Vantage Point: There’s Not an App for That – But We Can Help!

Personal fitness trackers—like the Fitbit® or Jawbone®—are popular devices to help you keep your New Year’s resolutions and stay fit all year long. The fitness tracker collects data and sends it to a phone app that tracks physical activity, calorie intake, and sleep quality. Wouldn’t it be cool if the device included an insurance tab to help people navigate their Medicare benefits, too?

Could you imagine how you’d feel slipping on the device if it said,
• “You have adequate coverage for your current health.”
• “Your doctor is in-network, and the out-of-pocket cost for your upcoming appointment is $10.”
• “Warning, you are nearing the prescription coverage gap.”

Until that technology comes along, Health Alliance Medicare can help explain Medicare basics. Most people paid for Medicare Part A through their payroll taxes while they were working, so they don’t pay a premium now. Part A covers inpatient hospital procedures, but not the doctor who does the procedure.

Medicare Part B covers the doctor and requires a monthly premium. Both A and B have deductibles (what you pay before your coverage kicks in) and coinsurance (a percentage of total cost that you pay). Figuring out coinsurance is tricky because it’s hard to plan what the overall doctor visit or hospital cost will be.

Medicare Part D is for prescription drug coverage. If you don’t choose Part D when you become eligible for Medicare, you could pay a penalty, called the Late Enrollment Penalty, if you add it later. If you pay a lot for your medicine, it’s important to read your monthly Explanation of Benefits to see if and when you’ll fall into the coverage gap.

Medicare Advantage plans, like Health Alliance Medicare, are called Part C and cover every benefit of Original Medicare and more, plus you can add prescription drug coverage. Medicare Advantage plans can be an easy transition for those turning 65 because they look a lot like employer insurance plans.

Until someone invents a Medicare app, consider Health Alliance Medicare your source for information. Helping people get started with the right information to avoid common and costly pitfalls later is the best part of our jobs.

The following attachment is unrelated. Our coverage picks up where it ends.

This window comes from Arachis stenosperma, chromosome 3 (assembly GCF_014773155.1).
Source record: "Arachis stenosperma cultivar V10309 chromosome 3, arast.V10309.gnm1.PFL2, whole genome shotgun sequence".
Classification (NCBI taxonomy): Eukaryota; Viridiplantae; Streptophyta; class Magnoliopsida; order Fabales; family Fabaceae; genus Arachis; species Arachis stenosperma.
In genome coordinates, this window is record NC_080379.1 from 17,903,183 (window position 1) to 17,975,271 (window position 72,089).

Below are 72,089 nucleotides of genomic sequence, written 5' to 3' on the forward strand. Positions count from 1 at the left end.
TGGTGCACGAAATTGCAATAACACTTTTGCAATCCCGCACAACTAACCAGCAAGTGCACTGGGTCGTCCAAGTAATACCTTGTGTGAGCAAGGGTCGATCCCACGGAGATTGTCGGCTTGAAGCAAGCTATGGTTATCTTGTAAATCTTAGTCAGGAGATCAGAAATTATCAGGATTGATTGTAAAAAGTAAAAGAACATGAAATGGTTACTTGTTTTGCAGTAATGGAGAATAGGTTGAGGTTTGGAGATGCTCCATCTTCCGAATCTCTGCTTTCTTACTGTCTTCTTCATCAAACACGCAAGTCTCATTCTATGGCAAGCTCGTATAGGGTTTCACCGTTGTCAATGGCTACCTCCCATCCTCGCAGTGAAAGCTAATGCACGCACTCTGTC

Remembering with Alzheimer’s

Vantage Point: Sometimes Behavior is not a Problem, it is a Message

My grandmother died of Alzheimer’s over 15 years ago. I still remember my family’s denial. We couldn’t agree on her course of care, and it cut like a knife when she no longer recognized us.

Alzheimer’s is the third-leading cause of death in Washington. Yet current resources are treating less than five percent of those suffering. Recently, I attended an excellent presentation by Bob LeRoy of the Inland Northwest Chapter of the Alzheimer’s Association. Bob provided some staggering data which showed in comparison to diseases like diabetes, cancer, and HIV, Alzheimer’s receives the least funding for research. Yet it has grown the most drastically.

Nationally, more than five million people live with Alzheimer’s. With 10,000 people turning 65 every day, that number will grow quickly. Alzheimer’s has become the most expensive disease to treat in America and yet still lacks resources for support. Most caregivers of those diagnosed are unpaid family members.

Sadly, since my grandma’s time there have not been major strides in awareness, education or advocacy. But there are those trailblazing a path of hope. The Inland Northwest Alzheimer’s Association has a vision of a world without Alzheimer’s, where through research they can provide and enhance care to support all affected and reduce the risk of dementia through promoting brain health. Current resources include:

• Online workshops – Know the Ten Warning Signs
• Alzheimer’s Navigator – Help creating custom plans
• Community Resource Finder
• ALZ Connect – Networking with others who care for people with dementia
• Care Team Calendar – For coordination of responsibilities among family and friends
• Safety Center – Information and resources for safety in and out of the home

Find these resources at ALZ.org, or you may call 800-272-3900 for a 24/7 helpline.

Want to get involved? ALZ.org can help you find information on a 2014 Walk to End Alzheimer’s event in your area. In Douglas County, it’s a good idea to register your loved one on the Vulnerable Persons Register to help emergency responders assist and better meet their special needs. Find more.

Health Alliance Medicare encourages its members to take advantage of their comprehensive wellness benefits and in doing so hopes any signs of dementia can be identified early.  Until there is a cure taking action can help ease the pain of Alzheimer’s, both those for those who cope with the disease and those who care for them.